© Folakemi Emem-Akpan
My mother and father are both dying, one of cancer and the other of bitterness. They got divorced when I was five, and even though I am an adult now with kids of my own, I have yet to get to the root of their separation.
I am caught between the two of them. Mum’s soft words and her longing for reconciliation. Dad’s harsh words and frightful anger. And now, Mum’s sickness.
“Tina,” she calls feebly. Her face is as white as her hair, and almost as white as the cool sheets she sleeps on, “it won’t be long.”
I lean closer, noting for the first time that Mum’s favourite music is playing. She begs the nurses to play it every morning.
“I said it wouldn’t be long.” She says again, obviously exerting energy and going on despite the strain, “my strength won’t hold out much longer”.
“Don’t say that.” The words automatically spring to my lips. We are close but it hasn’t been for long.
I lived with a paternal aunt after the divorce and was reunited with my mother when I was sixteen. I had brought resentment, anger and fear into our mother-daughter relationship and ran away when I was eighteen. I lived with dad awhile, ran away again, then returned home to Mum with a husband and daughter in tow.
Her arms had been wide open – open enough for the three of us. Open enough for me to learn how to love her. Open enough for me to hurt crazily when she dies.
“Tina, don’t fight it. I can feel it in my bones that it’s time. I hardly can wait…” she gives in to a spasm of cough. Phlegm mixed with blood splatter out of her mouth.
There is a strong smell of death in the air.
“Mum, are you okay?”
She sighs. “I am not. I feel like I’m being eaten alive from inside…” She forces a smile, “but I will soon be out of the pain. Tina…your father?”
“Still the same.”
Her eyes cloud over and I see anxiety there. “I wronged him once…I wronged him, Tina. But I begged for his forgiveness. I begged God too. God forgave me but James hasn’t…” Another racking cough and more blood.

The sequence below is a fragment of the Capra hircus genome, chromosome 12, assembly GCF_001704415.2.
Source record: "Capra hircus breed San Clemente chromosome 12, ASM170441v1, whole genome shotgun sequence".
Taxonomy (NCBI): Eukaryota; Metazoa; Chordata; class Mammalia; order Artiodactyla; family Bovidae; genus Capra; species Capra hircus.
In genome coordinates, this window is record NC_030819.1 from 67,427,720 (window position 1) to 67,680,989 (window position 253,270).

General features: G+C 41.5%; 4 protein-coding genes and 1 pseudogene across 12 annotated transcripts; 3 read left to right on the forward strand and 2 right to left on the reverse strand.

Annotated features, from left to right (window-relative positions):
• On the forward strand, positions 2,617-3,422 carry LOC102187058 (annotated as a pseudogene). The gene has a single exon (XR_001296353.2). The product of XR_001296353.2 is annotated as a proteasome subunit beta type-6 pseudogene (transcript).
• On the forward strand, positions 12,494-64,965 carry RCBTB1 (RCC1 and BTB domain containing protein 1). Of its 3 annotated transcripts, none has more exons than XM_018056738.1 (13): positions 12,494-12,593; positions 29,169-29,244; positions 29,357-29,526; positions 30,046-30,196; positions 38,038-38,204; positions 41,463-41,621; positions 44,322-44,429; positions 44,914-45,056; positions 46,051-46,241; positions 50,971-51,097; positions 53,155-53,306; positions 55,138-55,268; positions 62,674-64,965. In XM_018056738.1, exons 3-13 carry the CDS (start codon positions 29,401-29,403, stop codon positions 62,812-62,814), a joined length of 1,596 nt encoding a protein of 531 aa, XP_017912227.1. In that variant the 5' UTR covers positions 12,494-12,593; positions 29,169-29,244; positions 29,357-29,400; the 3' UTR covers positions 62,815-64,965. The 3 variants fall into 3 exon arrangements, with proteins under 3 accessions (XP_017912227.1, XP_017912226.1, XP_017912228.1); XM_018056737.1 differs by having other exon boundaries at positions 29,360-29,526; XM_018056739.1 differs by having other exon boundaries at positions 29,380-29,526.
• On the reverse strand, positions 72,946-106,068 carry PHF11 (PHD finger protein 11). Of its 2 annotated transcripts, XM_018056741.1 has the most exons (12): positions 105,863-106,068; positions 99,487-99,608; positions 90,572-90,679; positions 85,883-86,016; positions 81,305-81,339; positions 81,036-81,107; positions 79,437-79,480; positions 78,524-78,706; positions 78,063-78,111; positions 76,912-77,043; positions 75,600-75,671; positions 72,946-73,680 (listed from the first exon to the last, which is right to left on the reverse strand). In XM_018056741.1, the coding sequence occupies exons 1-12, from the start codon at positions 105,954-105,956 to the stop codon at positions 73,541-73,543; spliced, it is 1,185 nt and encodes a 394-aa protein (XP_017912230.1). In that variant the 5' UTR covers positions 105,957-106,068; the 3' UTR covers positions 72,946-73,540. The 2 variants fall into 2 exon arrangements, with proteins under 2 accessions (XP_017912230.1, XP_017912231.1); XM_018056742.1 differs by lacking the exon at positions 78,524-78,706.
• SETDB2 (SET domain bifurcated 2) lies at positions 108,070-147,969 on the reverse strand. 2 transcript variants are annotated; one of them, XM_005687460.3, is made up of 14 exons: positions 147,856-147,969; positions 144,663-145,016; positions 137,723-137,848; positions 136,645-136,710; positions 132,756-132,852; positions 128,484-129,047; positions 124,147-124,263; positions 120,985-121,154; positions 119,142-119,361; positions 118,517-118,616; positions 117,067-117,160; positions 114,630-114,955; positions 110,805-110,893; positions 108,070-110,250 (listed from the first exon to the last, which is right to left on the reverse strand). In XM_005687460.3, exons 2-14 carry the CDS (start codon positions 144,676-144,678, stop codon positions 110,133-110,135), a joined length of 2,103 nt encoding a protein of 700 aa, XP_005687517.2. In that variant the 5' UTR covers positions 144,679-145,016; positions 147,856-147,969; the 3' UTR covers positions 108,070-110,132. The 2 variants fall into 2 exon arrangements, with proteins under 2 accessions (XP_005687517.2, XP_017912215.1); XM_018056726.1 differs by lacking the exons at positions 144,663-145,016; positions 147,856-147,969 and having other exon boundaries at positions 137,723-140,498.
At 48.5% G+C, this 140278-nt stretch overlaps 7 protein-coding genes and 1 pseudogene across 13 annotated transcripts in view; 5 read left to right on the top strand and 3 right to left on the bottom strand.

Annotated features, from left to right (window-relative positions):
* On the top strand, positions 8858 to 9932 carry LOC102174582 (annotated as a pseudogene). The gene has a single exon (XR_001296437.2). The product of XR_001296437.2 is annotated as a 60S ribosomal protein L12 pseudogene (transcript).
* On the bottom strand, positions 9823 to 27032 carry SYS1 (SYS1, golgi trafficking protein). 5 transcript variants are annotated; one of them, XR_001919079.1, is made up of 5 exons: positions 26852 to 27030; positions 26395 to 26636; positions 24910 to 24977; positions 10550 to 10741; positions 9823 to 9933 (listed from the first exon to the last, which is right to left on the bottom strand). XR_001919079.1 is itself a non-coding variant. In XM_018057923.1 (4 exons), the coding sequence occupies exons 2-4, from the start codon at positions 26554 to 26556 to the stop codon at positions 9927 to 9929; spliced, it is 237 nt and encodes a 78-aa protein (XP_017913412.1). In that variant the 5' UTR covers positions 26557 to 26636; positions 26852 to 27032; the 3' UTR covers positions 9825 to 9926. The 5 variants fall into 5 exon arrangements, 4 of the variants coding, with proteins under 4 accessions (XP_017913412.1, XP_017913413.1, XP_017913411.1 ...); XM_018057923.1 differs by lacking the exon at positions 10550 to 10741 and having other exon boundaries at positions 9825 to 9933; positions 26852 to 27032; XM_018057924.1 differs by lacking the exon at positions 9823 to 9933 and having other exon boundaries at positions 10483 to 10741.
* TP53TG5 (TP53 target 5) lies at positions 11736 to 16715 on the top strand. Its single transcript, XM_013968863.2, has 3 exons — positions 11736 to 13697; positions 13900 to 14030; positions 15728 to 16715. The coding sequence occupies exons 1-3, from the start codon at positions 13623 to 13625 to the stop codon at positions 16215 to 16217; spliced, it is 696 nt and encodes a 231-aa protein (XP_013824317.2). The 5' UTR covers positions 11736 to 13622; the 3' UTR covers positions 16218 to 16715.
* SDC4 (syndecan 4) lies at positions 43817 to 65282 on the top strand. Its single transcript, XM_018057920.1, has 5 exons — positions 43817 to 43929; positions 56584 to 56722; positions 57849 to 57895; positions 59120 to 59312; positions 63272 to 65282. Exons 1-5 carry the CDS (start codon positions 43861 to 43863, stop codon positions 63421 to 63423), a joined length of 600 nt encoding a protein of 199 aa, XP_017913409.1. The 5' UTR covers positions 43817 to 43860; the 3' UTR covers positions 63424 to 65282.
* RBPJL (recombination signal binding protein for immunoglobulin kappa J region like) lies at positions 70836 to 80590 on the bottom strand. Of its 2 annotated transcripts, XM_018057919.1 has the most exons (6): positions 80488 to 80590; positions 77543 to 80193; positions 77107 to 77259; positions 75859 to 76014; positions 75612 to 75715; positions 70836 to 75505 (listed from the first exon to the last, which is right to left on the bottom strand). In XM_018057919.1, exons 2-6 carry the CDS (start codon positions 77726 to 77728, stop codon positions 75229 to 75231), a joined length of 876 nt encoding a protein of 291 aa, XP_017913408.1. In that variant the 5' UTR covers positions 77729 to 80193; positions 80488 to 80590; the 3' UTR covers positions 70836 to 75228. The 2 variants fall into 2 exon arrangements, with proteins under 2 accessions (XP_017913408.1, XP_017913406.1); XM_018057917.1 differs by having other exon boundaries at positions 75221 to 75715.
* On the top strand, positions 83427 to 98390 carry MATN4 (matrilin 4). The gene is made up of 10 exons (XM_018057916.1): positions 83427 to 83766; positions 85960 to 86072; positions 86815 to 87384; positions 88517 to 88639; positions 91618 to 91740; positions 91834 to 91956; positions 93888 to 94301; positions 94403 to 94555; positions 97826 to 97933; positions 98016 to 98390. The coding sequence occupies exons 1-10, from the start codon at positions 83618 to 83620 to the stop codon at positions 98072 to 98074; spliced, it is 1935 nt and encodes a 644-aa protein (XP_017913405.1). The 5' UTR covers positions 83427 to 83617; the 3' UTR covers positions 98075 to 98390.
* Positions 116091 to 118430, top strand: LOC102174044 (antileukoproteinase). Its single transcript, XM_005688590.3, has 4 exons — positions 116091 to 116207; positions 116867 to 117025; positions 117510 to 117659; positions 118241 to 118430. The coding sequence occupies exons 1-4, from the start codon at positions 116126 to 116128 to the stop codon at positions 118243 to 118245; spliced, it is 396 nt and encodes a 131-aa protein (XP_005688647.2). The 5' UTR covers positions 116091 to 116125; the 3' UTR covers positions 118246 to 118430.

“Mum, stop!” I shout, willing this woman to live yet knowing I am kidding myself.
“You need to tell him, Tina. He must forgive me…for his sake. I’ve made my peace with God and I’m ready…I’m ready to go meet him. Your father is not ready…tell him…”
I know she’s right. I know it without saying. My parents are as different as day and night. But my mission now is to calm Mum. And calm the wild galloping of my heart.
“It’s okay, Mum. You need to rest.”
“Tell him, honey.” And with that, she rests back, sighs and closes her eyes.
I breathe an audible sigh of relief, glad that she is resting now.
The sound of the heart monitor wakes me. It bears the sound of the imminent.
“No.” I console myself. “It’s just a false alarm.” But I know. She’s resting calmly but even before I reach out my hand to touch her, I know she’s dead.
My eyes water with tears and the impulse to run out of the room seizes me by force. I sit awhile, forcing myself to see Mum as she had been a long time ago rather than the carcass she’d been for a year. She had been strong, and it’s my turn to be strong now.
I walk unhurriedly out of the room to the nurses’ room.
“My mother’s gone.” I whisper, afraid saying it too loud would validate it.
The nurses, all-efficient, rise at once, pity in their eyes.
“I’m sorry.” One of them offers.
“It’s all right…” I start to say, but stop as I sight my husband running into the room.
“Tina…” he stops when he sees me. I can smell he’s brought bad news.
“I don’t want to hear it.” I hold out my hand. “Not now. Not yet.”
“But you must. I’ve been trying to reach you on your mobile. Tina…”
I move close to him, wrapping my arms around him. Whatever he has to say, I need his strength.
“What is it?”
“It’s your dad, honey…your aunt called me. Tina…” he hugs me tighter.
I hold my breath, waiting, weeping on my inside.
“Tina…He’s dead. He…shot himself.”